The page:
We had the good fortune of connecting with Jeremy Arviso and we’ve shared our conversation below.
Hi Jeremy, can you tell us more about your background and the role it’s played in shaping who you are today?
I was born here in Phoenix, Arizona and have lived throughout the Valley. I’m comprised of the Diné (Navajo), Hopi, Gila River Pima, and Tohono O’odham tribal nations. Lived most of my childhood and adolescence on the outer margins of society not quite sure where my identity fit. I was told constantly by my mother that we were Indian, but I never seen any where we lived in the city. In school and in the movies, Indians were always the bad guys or very poorly treated and it was a very embarrassing. At a young age I knew there was something not right about the world we lived in and it would take me many years to figure that out. In all actuality, I believe I’m still trying to figure that out, most Native Americans are and it’s one of the driving forces of why I create. It’s 2022 and we’re still fighting invisibility and repression of our voices. The little but remaining lands we have the government and big business wants to take away from us. They’ve already taken our land, resources, water, air, language, our children and our religious beliefs from us in the past and now they want to take our culture, image and fashion. We’re not standing by and letting it happen anymore and I’ve used art, design and fashion as my vehicles of expression. A lot can be said with one t-shirt graphic or accessory and I’ve used these as weapons against colonialism. Learning about the past and educating yourself about history is a requisite for many higher education institutions but they are not teaching what has happened to the Native American. We’re teaching each other and empowering one another through social media and other platforms of information sharing. My Indigenous heritage has most definitely impacted who I am today and is what keeps my work on a path to decolonisation.
Alright, so let’s move onto what keeps you busy professionally?
My art is an extension of my life experience. What sets me apart from others is my life experience, I’ve been able to travel the world and see places I’ve only dreamed of. On these travels, I take what I’ve seen, heard, ate, smelled learned and put that into my work. Recently, I was admitted into the 1ooth Santa Fe Indian Market which is the oldest Native American arts and crafts show in the World. I’ve very honoured to be included into this esteemed annual event, it’s my first time. I’ve had to fail many times to get to where I’m at professionally, it’s not an easy road choosing this life and a lot don’t make it so I’m grateful. Making the decision to quit the use of drugs and alcohol 27 months ago has drastically changed my life and is the most valuable lesson I’ve learned in my career. I’d like to be known as RVSO, owner and designer behind the Original Landlords brand and I’m just getting started at the ripe age of 43.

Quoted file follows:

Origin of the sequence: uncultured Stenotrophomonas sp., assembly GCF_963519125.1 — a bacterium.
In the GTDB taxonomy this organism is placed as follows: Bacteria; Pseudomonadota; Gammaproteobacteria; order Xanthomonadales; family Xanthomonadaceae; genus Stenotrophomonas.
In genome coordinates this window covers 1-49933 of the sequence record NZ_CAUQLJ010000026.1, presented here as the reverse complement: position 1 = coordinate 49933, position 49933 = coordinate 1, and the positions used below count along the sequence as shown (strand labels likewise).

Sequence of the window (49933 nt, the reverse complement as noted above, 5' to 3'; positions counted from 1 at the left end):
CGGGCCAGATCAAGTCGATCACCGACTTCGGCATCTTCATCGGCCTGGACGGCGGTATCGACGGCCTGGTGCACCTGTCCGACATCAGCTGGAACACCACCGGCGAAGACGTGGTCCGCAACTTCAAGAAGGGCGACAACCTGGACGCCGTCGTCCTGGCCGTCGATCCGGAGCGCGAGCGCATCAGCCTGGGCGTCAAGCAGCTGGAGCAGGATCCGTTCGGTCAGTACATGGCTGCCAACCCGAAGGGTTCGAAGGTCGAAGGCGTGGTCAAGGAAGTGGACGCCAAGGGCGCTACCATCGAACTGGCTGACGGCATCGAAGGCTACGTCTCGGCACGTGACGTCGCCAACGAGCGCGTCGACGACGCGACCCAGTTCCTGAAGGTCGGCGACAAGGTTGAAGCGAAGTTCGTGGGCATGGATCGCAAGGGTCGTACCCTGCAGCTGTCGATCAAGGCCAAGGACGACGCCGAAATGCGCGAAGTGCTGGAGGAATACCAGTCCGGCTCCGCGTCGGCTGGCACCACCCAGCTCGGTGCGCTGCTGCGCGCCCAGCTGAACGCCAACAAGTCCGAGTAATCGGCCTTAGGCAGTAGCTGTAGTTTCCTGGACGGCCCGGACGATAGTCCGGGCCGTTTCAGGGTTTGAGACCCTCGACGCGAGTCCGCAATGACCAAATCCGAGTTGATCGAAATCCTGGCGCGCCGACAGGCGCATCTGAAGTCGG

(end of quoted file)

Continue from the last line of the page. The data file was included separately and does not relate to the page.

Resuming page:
If you had a friend visiting you, what are some of the local spots you’d want to take them around to?
I’ve actually done this with friends from Tokyo and hosted them here for a whole week in 2016! In 2022, I’d make accommodations for them to stay at Cambria in downtown Phoenix for the first two nights. We’d check out some of the murals my friends have painted on Roosevelt Row and pop in on local spots like the Churchill (sup Tell) and Cahokia (hey Eunique & Melody). Have dinner at vegan restaurant Earth on Grand Ave then some drinks at my friend Ari’s bar Cobra. Live music at Crescent Ballroom then pizza and drinks at Ziggy’s for some pinball. Then, we’d get on a short 25 minute flight north to Page, AZ via Contour Airlines ($69) to see the world famous Upper Antelope Canyon (www.adventurousantelopecanyon.com) to get photos in the light beams and shoot over to Horseshoe Bend for an IG shot! Rent a car and drive south to the Grand Canyon, Flagstaff and Sedona for an immersive experience of the transition zone from the Colorado Plateau to the Sonoran desert. It’s one of the most beautiful drives in the southwest. The next few days would be spent relaxing pool side at the Talking Stick resort.
(I work in tourism and am the marketing director for Adventurous Antelope Canyon Tours if you can tell, lol.)
Who else deserves some credit and recognition?
My story involves a multitude of family, friends, colleagues, collaborators, mentors and even enemies. First and foremost I would like to recognise my mother Jackson Harris who brought me into this world and raised me as a single mother. She showed me at a very young age that hard work and determination is what would take me out of the hood and to always believe in myself no matter what anyone said. She also gave me the gift of gab and I learnt the art of hustling from her side of the family, a tribe of gypsies and thieves if you will. My father’s side is where I got the creativity from, my grandmother is a retired farmer, jeweller and silversmith. She still weaves the famous Navajo rug style from sheep wool and I’ve started a collection of collaborations with her! It was from her that I have my earliest memories of arts and crafts, dedication and the practice of skill. The men in my life were seldom around and I was literally raised by women, my entire life has been in the company of matriarchy. My sister Jessica has been my partner in crime since birth, we’re the epitome the idiom “ride or die” and have survived through some challenging circumstances together. I’d like to give my friend Chopper Dave of the shoe company Vans a shoutout for keeping me laced! He’s always believed in me since meeting him 20 years ago and has been a consistent motivator, mover and shaker. My brother Adam Dumper of The Blunt Club has always been a supporter of my work and a trail blazer for Hip Hop. I’d also like to give CAHOKIA SocialTech & ArtSpace a shoutout!
Other: TikTok: @rvso78